The squeeze of debtKorea’s total household debt has climbed above the 600 trillion won ($648.7 billion) mark for the first time.
According to the Bank of Korea, third-quarter household debt amounted to 610 trillion won, with the average debt for each household reaching 38.19 million won.
What’s worse, the latest surge in interest rates is putting citizens under a lot of pressure. The average annual home mortgage rate among local banks rose above 8 percent for the first time in more than six years, and the rates for student loans are also expected to climb above 7 percent mark at the start of the spring semester.
So if you’ve borrowed 100 million won, your repayments rise about 2.5 million won a year compared to three years ago. This increase is squeezing people’s wallets and purses, reducing consumption and curbing the vitality of the economy.
We get interest rate hikes when local banks have problems securing financing. The problem is many customers have taken money from their deposit accounts with banks and put it into fund products at brokerage houses. This has made the banks increasingly thirsty for cash.
To get more cash, banks have issued more bonds, including certificates of deposit, pushing interest rates even higher. Higher CD rates mean the burden of debt will rise for home mortgage borrowers since the floating-rate mortgage is linked to the CD rate. In effect, this means that the interest rate burden which banks are facing has been turned over to borrowers.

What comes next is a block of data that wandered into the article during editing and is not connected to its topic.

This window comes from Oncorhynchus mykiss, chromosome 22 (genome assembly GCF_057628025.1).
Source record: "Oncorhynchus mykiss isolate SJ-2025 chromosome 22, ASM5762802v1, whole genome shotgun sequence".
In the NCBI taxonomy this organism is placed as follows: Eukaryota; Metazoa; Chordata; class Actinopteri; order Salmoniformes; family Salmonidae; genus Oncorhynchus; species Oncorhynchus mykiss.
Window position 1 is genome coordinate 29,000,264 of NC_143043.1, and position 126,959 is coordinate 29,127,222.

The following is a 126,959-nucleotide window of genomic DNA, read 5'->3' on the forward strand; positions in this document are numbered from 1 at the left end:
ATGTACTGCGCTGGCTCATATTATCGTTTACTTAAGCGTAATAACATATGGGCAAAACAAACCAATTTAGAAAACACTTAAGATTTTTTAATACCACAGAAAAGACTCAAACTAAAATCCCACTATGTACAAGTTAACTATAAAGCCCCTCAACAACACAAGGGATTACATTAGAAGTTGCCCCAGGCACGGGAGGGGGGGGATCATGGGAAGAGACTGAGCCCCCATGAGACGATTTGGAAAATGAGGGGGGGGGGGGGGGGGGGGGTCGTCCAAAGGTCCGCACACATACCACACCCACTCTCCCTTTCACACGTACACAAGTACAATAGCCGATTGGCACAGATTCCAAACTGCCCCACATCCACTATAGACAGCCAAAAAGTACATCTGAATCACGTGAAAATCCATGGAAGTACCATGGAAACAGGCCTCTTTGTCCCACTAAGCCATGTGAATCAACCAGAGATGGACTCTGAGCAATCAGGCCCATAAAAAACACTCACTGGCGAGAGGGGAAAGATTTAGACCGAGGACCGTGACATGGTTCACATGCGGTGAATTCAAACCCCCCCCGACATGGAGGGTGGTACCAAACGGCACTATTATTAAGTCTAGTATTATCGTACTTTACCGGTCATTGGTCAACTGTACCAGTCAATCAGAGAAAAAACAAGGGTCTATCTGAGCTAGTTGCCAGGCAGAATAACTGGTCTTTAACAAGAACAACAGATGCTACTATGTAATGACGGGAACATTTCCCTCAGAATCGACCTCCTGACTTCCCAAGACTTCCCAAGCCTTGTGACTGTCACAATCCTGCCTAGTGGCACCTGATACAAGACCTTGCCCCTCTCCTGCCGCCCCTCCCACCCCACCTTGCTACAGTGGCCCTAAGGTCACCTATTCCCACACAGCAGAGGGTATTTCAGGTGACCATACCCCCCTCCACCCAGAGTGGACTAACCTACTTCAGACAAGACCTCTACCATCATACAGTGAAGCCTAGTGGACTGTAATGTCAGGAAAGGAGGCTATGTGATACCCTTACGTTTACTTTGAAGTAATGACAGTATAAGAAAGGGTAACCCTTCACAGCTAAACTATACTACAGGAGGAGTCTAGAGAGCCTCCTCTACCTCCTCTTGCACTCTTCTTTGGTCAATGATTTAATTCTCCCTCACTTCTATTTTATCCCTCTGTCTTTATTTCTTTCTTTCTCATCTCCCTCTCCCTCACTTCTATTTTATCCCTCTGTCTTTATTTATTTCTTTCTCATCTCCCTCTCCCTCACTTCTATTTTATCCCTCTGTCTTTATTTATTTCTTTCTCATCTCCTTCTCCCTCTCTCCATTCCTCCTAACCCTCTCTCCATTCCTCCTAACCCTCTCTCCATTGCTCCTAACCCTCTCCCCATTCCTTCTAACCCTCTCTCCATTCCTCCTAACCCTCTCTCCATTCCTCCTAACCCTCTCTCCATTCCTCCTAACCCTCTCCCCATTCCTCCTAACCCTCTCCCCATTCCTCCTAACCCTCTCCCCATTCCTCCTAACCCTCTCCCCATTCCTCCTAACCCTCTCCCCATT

Korean banks have to change. The banks need to refrain from competition that is just aimed at beefing up their size. They need to change their conventional ways to increase loans, without worrying about the consequences. The old-fashioned way of relying only on income from interest on loans and bank service fees to turn a profit can never help the banks compete against world-class players in the global market.
The government and the Bank of Korea also need to act more quickly. As we know from the 1997-98 Asian financial crisis, it is important to solve small problems in the financial market before they evolve into a market rout.
The interest rates are set according to the market, but it is a major problem if ordinary Koreans are feeling the excessively steep increase. The government needs to make more of an effort to stabilize interest rates and further streamline the system to set the home mortgage rates linked to CD rates.